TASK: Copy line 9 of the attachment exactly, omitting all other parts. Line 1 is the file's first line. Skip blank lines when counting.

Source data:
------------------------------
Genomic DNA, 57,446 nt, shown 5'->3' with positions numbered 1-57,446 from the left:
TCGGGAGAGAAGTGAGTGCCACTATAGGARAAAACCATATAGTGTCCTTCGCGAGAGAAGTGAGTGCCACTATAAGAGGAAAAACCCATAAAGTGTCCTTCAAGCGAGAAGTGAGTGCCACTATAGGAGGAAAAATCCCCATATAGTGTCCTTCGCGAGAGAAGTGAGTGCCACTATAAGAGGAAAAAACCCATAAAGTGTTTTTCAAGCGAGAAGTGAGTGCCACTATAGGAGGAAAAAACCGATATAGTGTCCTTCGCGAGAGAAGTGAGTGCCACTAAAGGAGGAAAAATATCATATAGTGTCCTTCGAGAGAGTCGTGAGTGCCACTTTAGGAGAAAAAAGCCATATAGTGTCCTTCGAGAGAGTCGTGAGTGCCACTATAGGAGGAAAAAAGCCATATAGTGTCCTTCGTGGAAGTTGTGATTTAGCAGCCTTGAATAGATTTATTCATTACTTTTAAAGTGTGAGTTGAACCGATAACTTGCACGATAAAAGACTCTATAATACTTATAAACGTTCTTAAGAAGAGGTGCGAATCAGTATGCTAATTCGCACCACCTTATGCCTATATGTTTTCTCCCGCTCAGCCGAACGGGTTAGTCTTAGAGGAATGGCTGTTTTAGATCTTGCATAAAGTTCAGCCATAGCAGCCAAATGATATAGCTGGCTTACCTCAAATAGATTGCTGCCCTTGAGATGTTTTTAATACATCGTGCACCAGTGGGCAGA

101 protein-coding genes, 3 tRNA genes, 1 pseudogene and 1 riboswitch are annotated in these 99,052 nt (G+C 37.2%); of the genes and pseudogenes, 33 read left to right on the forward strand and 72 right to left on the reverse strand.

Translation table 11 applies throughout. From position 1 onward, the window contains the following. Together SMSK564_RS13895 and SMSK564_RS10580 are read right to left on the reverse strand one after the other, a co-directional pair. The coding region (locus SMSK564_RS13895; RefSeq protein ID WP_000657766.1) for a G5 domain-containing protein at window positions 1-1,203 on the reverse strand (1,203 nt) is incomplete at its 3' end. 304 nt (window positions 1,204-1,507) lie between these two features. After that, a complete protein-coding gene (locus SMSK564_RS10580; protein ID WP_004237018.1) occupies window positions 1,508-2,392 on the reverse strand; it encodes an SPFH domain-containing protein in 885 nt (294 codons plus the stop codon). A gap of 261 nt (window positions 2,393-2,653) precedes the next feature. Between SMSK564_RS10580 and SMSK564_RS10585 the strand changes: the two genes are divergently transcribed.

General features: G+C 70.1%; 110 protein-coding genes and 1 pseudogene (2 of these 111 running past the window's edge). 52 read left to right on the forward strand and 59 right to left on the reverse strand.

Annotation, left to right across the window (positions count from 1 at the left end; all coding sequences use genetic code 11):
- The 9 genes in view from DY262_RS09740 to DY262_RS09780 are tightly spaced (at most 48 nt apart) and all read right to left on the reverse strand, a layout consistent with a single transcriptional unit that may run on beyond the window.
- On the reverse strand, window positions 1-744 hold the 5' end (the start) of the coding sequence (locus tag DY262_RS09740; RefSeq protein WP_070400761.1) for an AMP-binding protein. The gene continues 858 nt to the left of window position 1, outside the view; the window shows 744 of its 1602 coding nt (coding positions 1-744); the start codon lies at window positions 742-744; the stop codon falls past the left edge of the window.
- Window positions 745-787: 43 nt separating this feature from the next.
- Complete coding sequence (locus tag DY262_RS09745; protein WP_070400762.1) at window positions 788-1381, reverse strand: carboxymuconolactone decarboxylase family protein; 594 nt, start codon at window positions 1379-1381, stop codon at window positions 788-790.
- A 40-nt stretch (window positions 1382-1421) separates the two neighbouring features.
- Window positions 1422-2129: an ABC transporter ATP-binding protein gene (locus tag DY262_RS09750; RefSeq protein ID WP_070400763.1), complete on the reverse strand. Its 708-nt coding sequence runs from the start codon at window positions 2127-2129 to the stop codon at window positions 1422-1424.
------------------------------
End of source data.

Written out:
- Window positions 745-787: 43 nt separating this feature from the next.